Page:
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US Conducts Secret Test Of Lockheed Hypersonic Missile

The United States conducted a secret test of Lockheed Martin’s Hypersonic Air-breathing Weapon Concept, or HAWC, missile last month, it has been revealed. The hypersonic missile was launched successfully from a B-52H bomber off the west coast of the U.S., but officials decided to keep the test under wraps, apparently in response to growing tensions with Russia.

This is the first time that a test of the Lockheed Martin HAWC, successful or otherwise, has been announced but that’s not to say there haven’t been others in the past that remain classified. Also, the missile is not to be confused with a rival HAWC design from Raytheon and Northrop Grumman, for which a successful test launch was announced last September. Here, again, it’s unclear if that was actually the first such test.

In this latest test, the Lockheed Martin missile was accelerated to high speed by its booster stage before successfully engaging the air-breathing scramjet which propelled it to a speed faster than Mach 5 “for an extended period of time.”

Typically, hypersonic speeds are defined as anything of Mach 5 or above. In the past, the Air Force and the Defense Advanced Research Projects Agency (DARPA) have said that the missile will use a rocket booster to accelerate to at least that speed, after which the scramjet will ensure it maintains a speed between Mach 5 and 10.

In this latest test, the Lockheed Martin HAWC reached an altitude greater than 65,000 feet and flew for more than 300 nautical miles. The scramjet used in the Lockheed Martin design was developed by Aerojet Rocketdyne and may have been derived from the previous Pratt & Whitney Rocketdyne SJY61 used in the X-51 Waverider, a hypersonic test vehicle that Boeing developed for DARPA and which was flight-tested in the 2010s.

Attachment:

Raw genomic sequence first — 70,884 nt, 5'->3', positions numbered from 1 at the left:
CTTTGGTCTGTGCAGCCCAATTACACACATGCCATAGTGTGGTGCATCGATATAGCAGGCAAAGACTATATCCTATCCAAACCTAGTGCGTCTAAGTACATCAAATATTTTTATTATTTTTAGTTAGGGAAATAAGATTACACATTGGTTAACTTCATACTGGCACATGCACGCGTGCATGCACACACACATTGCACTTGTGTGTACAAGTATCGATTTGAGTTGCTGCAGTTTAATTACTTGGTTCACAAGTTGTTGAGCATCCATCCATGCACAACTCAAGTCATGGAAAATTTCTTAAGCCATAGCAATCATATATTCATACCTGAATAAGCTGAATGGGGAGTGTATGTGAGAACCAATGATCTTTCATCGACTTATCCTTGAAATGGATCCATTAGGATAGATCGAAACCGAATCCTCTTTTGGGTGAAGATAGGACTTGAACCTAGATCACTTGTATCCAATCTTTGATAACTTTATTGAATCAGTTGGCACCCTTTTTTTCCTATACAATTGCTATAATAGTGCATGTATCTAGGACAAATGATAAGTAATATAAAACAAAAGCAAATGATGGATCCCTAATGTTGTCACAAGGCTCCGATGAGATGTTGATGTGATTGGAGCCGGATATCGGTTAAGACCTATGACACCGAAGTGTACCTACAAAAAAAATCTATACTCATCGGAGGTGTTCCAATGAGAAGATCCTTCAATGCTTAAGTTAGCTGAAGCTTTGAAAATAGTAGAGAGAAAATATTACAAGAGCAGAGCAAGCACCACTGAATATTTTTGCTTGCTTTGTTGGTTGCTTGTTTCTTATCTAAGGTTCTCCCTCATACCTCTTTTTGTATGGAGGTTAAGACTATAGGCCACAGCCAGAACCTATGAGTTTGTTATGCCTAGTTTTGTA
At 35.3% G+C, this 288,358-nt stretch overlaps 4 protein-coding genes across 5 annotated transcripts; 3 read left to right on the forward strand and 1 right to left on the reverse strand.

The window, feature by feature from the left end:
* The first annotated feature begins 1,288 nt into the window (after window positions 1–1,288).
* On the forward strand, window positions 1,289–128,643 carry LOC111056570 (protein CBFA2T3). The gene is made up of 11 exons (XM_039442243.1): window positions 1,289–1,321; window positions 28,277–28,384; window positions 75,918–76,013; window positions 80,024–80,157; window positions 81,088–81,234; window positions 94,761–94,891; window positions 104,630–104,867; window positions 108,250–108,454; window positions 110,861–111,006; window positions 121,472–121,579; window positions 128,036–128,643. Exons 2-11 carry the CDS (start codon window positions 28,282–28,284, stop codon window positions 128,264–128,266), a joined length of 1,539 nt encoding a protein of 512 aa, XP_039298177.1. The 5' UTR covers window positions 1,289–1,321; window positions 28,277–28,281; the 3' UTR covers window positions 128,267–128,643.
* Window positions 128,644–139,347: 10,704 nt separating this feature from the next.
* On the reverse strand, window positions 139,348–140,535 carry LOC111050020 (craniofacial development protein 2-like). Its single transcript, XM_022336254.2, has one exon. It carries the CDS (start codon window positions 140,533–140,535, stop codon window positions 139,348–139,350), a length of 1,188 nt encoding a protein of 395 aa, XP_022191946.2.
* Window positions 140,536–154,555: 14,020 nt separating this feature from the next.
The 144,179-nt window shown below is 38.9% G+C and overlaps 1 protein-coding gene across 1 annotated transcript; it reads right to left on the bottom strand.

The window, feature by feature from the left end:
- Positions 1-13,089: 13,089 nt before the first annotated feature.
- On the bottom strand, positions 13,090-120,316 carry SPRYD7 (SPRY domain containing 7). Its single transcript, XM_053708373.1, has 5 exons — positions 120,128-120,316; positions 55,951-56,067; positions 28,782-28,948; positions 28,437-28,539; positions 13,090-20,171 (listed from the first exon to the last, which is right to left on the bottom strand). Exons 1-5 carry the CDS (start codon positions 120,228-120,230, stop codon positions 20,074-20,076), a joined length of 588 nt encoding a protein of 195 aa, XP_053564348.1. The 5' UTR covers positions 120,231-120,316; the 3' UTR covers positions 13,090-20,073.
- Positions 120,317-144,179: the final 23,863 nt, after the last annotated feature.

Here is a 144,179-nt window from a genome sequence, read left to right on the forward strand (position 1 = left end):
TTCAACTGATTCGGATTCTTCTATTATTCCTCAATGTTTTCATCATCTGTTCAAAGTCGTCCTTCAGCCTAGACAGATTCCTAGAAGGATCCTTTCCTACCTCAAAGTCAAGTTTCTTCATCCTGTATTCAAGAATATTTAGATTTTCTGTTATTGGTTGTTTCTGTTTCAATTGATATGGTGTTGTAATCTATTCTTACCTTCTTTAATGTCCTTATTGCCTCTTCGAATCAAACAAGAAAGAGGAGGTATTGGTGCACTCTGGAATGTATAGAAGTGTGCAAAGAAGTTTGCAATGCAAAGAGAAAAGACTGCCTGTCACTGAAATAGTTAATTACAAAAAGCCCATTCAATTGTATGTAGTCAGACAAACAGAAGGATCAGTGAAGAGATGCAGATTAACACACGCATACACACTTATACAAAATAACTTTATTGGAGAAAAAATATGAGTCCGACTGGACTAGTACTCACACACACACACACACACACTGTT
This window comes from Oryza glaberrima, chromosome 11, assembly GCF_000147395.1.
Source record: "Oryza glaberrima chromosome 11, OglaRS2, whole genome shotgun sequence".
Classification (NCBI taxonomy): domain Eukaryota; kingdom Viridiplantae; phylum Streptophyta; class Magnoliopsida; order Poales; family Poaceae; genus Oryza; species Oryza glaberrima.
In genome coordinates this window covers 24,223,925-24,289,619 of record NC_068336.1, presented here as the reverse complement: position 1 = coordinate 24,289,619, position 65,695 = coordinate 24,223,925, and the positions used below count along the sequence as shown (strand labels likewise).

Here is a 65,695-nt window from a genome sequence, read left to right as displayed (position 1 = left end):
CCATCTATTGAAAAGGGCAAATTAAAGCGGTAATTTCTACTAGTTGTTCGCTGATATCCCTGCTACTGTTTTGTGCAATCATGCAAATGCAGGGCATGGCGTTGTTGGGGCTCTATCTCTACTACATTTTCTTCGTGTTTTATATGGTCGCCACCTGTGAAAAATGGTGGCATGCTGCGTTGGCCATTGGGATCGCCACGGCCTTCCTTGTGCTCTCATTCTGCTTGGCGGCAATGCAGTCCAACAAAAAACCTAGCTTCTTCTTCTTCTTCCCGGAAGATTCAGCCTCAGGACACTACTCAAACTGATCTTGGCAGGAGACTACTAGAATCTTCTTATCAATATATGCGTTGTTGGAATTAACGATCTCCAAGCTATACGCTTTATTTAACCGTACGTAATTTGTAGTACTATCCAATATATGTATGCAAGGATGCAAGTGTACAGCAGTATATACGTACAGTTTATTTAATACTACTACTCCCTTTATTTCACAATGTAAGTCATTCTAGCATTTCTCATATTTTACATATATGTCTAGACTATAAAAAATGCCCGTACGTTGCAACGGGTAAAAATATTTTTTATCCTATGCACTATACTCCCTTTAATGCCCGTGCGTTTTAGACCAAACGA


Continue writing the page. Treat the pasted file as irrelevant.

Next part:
Ahead of the official DARPA announcement, an unnamed defense official revealed to CNN that the secrecy surrounding the Lockheed Martin HAWC missile launch was judged prudent since it was in the run-up to President Joe Biden’s visit to Europe, on which he departed on March 23. The trip included a visit to NATO allies in Europe, as well as a meeting with the Ukrainian foreign minister and defense minister in Poland. Against this backdrop, the United States, and many of its allies, continue to deliver significant quantities of arms to Ukraine to assist the government forces in their war with Russia.

The relatively rapid progress made by Russia and China in the field of hypersonic weapons has been a key driver for the United States, with these capabilities — and potential counters to them — increasingly being seen as critical in future conflicts. As well as Kinzhal, more sophisticated hypersonic weapons are also being developed by potential foes, including a mysterious Chinese hypersonic glide vehicle and Russia’s Zircon, just to name a couple. The latter is a naval hypersonic cruise missile that has reportedly undergone extensive testing already.

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